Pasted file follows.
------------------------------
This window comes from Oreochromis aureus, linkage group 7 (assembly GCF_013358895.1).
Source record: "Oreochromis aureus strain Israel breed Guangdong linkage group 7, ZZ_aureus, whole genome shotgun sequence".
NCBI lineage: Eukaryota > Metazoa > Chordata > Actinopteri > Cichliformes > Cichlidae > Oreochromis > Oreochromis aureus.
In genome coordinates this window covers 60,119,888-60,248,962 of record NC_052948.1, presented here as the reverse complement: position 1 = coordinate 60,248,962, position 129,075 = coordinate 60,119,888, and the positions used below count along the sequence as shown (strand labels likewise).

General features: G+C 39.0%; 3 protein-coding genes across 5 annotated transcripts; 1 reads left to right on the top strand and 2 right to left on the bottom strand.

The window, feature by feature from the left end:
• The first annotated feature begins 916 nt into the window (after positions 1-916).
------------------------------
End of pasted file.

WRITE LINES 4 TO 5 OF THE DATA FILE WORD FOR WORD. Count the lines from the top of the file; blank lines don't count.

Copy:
In genome coordinates this window covers 60,119,888-60,248,962 of record NC_052948.1, presented here as the reverse complement: position 1 = coordinate 60,248,962, position 129,075 = coordinate 60,119,888, and the positions used below count along the sequence as shown (strand labels likewise).

General features: G+C 39.0%; 3 protein-coding genes across 5 annotated transcripts; 1 reads left to right on the top strand and 2 right to left on the bottom strand.